In a bid to combat the supremacy of Bollywood films in Pakistan, a petition was filed in a Lahore court by Pakistani filmmakers demanding a curb on the screening of films from India.
"A petition has been filed in a Lahore court, but I want to make it clear that we are not against Bollywood films. It's just that there is a need to regularize their release in Pakistan rather than getting them there illegally," Syed Noor, a Pakistani film producer is reported to have told media. Noor's film "Jugni", could not find theatres to release during Eid this year because of the release of Salman Khan's "Bodyguard."
"We certainly don't want Bollywood films to release in Pakistan during our festivals, which is the main season for business. I know there are issues about the quality of our films and presentation but we need to survive. We produce about 100 films a year and there are not enough cinema halls in our country," Noor added.
Noor complained that Pakistani distributors and exhibitors showed bias towards Bollywood films. "They throw out our films even if they are doing well at the box office so that they can replace them with Bollywood films," he said.
In 2006, the Pakistani government lifted a 37-year-old ban on Bollywood films and allowed films like "Awarapan" (2007) and "Kaafila" (2007), adding that any Indian film with a Pakistani co-producer or cast that is shot outside India could be released in the country. The Lollywood film industry, in turn, alleges that illegal means are being used to screen Bollywood films, by calling them foreign releases in Pakistan.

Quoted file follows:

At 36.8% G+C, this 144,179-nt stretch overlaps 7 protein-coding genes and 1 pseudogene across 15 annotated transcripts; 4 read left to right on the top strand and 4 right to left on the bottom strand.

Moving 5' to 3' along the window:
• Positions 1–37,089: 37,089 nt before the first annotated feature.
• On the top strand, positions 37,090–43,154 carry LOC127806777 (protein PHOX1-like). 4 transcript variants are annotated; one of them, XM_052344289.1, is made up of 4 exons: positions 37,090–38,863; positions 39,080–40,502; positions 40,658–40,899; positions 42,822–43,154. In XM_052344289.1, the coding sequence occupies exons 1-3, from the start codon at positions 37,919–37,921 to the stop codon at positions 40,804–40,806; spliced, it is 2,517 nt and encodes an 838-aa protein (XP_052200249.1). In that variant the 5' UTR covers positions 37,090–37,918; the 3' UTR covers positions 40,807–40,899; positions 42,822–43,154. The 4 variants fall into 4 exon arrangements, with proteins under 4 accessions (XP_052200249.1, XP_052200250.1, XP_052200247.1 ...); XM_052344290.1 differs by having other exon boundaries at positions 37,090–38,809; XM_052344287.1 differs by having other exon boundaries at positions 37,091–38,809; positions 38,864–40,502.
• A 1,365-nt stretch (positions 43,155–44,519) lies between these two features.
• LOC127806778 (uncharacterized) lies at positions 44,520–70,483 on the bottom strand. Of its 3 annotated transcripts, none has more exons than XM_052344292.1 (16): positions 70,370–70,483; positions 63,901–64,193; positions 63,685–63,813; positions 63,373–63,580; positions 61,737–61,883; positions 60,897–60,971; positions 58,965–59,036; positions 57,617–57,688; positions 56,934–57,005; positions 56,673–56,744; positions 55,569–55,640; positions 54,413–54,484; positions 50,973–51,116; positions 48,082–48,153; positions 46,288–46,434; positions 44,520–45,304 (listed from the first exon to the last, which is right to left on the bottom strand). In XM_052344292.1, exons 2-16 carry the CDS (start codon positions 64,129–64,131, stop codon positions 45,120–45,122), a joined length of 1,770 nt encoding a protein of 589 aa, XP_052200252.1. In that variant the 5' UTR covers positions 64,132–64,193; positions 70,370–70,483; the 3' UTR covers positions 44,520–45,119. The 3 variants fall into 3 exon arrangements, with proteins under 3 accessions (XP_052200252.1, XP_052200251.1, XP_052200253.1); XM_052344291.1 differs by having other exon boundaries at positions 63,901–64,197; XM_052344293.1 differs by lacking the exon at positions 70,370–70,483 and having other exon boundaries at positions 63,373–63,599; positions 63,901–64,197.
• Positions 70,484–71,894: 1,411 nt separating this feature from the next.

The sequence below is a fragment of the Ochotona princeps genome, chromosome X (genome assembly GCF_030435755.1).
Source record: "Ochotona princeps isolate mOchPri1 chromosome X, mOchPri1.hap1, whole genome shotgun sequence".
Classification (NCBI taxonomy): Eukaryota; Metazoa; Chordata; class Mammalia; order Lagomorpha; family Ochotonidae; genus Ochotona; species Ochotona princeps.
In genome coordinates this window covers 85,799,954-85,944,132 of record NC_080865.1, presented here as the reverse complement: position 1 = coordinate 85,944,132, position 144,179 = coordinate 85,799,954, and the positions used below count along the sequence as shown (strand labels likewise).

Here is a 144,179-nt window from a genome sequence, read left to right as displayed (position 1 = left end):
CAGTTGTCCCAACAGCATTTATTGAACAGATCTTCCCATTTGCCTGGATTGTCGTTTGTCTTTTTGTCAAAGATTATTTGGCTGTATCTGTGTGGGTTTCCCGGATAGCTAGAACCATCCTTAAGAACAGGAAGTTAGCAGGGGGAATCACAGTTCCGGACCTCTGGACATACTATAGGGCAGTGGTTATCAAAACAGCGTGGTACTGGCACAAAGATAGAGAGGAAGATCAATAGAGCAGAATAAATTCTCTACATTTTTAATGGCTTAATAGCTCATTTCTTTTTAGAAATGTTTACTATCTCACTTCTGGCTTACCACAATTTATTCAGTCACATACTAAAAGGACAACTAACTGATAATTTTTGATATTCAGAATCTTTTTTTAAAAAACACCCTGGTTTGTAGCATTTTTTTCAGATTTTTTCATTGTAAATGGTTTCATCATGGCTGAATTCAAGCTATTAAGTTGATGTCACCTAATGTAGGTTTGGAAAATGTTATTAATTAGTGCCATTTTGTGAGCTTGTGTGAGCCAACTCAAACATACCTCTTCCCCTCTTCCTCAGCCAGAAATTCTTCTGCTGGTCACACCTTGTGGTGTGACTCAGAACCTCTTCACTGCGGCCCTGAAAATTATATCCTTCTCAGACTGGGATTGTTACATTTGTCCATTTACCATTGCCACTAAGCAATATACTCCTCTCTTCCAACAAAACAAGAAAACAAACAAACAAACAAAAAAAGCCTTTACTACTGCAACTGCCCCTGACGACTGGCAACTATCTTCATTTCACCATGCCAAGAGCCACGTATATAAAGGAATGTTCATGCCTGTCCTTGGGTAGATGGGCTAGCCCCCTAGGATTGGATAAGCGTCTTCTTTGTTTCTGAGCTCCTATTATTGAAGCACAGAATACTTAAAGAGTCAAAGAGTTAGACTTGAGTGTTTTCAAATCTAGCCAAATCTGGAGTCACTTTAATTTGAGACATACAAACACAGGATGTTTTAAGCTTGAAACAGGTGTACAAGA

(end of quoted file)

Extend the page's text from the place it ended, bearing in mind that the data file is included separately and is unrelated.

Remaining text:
Meanwhile, Indian filmmaker Mahesh Bhatt expressed concern over the petition.
"I respect the concerns of my Pakistani brothers and sisters to save their own industry from extinction. The indigenous culture of every nation needs to be protected in this age of globalization. But we must not turn the clock back. Any retrograde movement will destroy what we have built brick by brick over the last five years," agencies quoted Bhatt as saying.